July 14 2019

State Sen. Friedman Advocates for Bill to Disclose Toxic Chemicals in Children’s Products


Burlington’s representative in the Massachusetts State Senate is working to protect children from toxic chemicals. 


According to a release from her office, on July 8, Senator Cindy F. Friedman, D-Arlington, testified before the Joint Committee on Consumer Protection and Professional Licensure on a bill she filed that would require the disclosure of toxic chemicals in children’s products. The bill was first filed in a previous session and spearheaded by the late Senator Ken Donnelly (D-Arlington) and former Representative Jay Kaufman (D-Lexington), and has since been championed by Friedman.


“This is a commonsense proposal that simply asks that information be made publicly available about what is in products that are intended to be used by and for children,” said Friedman. “The passage of this bill would be a step toward transitioning to safer alternatives and protecting the health, safety, and welfare of our children and other vulnerable populations in Massachusetts.”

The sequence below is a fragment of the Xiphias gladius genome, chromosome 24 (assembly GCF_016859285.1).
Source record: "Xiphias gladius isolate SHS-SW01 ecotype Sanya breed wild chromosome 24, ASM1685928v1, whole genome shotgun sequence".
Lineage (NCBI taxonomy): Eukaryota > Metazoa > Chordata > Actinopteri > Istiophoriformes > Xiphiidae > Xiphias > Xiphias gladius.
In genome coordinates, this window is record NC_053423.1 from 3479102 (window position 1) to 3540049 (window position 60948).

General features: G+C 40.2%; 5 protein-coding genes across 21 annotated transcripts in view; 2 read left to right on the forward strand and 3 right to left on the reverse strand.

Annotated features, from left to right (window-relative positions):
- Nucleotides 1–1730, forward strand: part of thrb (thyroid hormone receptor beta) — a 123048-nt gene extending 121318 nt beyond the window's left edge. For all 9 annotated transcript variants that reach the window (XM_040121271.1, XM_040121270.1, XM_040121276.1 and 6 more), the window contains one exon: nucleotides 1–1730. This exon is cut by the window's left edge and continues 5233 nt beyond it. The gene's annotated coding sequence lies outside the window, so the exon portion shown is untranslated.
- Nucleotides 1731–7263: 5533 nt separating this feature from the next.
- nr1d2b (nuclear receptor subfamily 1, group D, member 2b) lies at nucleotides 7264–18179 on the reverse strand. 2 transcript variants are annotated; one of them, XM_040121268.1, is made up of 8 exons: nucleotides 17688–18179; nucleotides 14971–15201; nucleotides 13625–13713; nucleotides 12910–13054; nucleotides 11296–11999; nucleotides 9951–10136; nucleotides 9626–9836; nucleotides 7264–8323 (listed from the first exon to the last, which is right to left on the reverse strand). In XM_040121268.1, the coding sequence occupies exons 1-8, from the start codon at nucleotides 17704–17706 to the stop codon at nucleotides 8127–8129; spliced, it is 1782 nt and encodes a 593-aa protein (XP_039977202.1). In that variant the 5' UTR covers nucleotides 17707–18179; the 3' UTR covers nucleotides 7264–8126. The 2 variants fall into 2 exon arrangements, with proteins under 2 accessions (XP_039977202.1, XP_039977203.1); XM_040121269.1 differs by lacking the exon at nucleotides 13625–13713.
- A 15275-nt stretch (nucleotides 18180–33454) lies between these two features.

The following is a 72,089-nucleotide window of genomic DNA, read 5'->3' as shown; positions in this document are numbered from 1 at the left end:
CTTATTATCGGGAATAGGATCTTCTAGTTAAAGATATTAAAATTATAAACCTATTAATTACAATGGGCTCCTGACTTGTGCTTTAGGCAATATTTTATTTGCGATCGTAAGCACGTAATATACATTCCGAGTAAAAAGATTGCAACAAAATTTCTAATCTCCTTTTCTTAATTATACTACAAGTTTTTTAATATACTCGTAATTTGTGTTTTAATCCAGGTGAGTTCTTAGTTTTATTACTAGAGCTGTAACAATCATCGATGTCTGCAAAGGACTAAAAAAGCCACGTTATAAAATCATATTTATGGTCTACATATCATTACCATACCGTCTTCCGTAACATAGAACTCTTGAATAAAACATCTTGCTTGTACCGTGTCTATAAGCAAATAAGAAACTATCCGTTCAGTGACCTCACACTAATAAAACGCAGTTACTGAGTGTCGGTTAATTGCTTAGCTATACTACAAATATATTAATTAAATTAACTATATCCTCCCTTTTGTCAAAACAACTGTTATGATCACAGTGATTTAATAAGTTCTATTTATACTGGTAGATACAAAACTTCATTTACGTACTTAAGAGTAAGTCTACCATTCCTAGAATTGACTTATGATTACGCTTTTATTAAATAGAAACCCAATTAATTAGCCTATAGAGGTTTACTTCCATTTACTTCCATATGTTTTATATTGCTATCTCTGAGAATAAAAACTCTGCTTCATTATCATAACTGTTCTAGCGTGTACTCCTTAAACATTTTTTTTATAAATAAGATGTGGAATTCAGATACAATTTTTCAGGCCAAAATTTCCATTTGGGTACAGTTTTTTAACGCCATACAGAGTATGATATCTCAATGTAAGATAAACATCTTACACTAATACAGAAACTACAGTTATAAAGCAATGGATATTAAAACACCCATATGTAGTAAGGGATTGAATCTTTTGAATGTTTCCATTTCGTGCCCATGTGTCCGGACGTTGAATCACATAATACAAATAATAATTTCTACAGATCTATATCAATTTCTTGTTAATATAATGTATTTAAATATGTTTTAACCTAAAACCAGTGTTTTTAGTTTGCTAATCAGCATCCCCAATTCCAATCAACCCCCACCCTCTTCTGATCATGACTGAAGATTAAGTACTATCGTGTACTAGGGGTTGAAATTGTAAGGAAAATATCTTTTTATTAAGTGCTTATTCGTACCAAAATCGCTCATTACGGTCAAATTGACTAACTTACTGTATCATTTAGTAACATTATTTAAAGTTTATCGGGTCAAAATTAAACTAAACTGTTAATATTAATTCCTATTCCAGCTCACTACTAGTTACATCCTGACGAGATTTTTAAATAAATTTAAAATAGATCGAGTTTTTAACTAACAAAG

According to Friedman, scientific evidence increasingly indicates that a wide array of toxic chemicals we come into contact with each day in our homes, in our schools, and in the workplace are contributing to an epidemic of chronic diseases and disorders such as asthma, birth defects, cancers, developmental disabilities, diabetes, endometriosis, infertility, Parkinson’s disease, and others.


This bill, S.149, calls for the creation of a list of toxic chemicals in consumer products. Under the bill, manufacturers of certain products sold in Massachusetts that contain chemicals on the list would be required to report that information to the Department of Environmental Protection (DEP). Products subject to reporting would include children's products and "formulated products" – including cosmetics, cleaning products, certain products used in industrial settings, and other liquid products.


Criteria for disclosure would include chemicals recognized as carcinogens, mutagens and reproductive toxins; chemicals recognized as persistent, bioaccumulative and toxic chemicals; and chemicals recognized as endocrine disruptors. The DEP would be responsible for using the Interstate Chemical Clearinghouse (IC2) database to log all information about toxic chemicals in products sold in Massachusetts that are intended for use by children. The disclosed information would be made publicly available in a bi-annual report and on the DEP’s website.


In concluding her testimony, Friedman urged the Committee to report the bill out favorably, the release states.


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